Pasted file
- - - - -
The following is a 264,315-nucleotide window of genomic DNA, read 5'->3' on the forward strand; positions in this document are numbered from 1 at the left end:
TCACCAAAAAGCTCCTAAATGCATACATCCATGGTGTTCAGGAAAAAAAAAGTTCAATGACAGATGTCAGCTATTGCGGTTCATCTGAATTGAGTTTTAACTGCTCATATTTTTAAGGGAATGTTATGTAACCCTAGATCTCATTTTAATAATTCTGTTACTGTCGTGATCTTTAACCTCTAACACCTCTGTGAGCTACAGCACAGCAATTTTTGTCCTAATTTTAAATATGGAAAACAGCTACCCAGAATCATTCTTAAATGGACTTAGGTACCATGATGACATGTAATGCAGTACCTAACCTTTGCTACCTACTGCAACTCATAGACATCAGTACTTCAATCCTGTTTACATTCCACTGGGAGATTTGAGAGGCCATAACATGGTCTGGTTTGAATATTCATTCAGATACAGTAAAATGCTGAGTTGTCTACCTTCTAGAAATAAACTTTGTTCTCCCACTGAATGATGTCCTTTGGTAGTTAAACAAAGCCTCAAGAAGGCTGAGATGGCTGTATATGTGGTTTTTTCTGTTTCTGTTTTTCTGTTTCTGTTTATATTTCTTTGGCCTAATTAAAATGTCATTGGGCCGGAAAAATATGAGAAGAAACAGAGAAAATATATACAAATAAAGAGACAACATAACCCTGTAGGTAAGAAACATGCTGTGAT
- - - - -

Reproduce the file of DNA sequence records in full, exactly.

The following is a 264,315-nucleotide window of genomic DNA, read 5'->3' on the forward strand; positions in this document are numbered from 1 at the left end:
TCACCAAAAAGCTCCTAAATGCATACATCCATGGTGTTCAGGAAAAAAAAAGTTCAATGACAGATGTCAGCTATTGCGGTTCATCTGAATTGAGTTTTAACTGCTCATATTTTTAAGGGAATGTTATGTAACCCTAGATCTCATTTTAATAATTCTGTTACTGTCGTGATCTTTAACCTCTAACACCTCTGTGAGCTACAGCACAGCAATTTTTGTCCTAATTTTAAATATGGAAAACAGCTACCCAGAATCATTCTTAAATGGACTTAGGTACCATGATGACATGTAATGCAGTACCTAACCTTTGCTACCTACTGCAACTCATAGACATCAGTACTTCAATCCTGTTTACATTCCACTGGGAGATTTGAGAGGCCATAACATGGTCTGGTTTGAATATTCATTCAGATACAGTAAAATGCTGAGTTGTCTACCTTCTAGAAATAAACTTTGTTCTCCCACTGAATGATGTCCTTTGGTAGTTAAACAAAGCCTCAAGAAGGCTGAGATGGCTGTATATGTGGTTTTTTCTGTTTCTGTTTTTCTGTTTCTGTTTATATTTCTTTGGCCTAATTAAAATGTCATTGGGCCGGAAAAATATGAGAAGAAACAGAGAAAATATATACAAATAAAGAGACAACATAACCCTGTAGGTAAGAAACATGCTGTGAT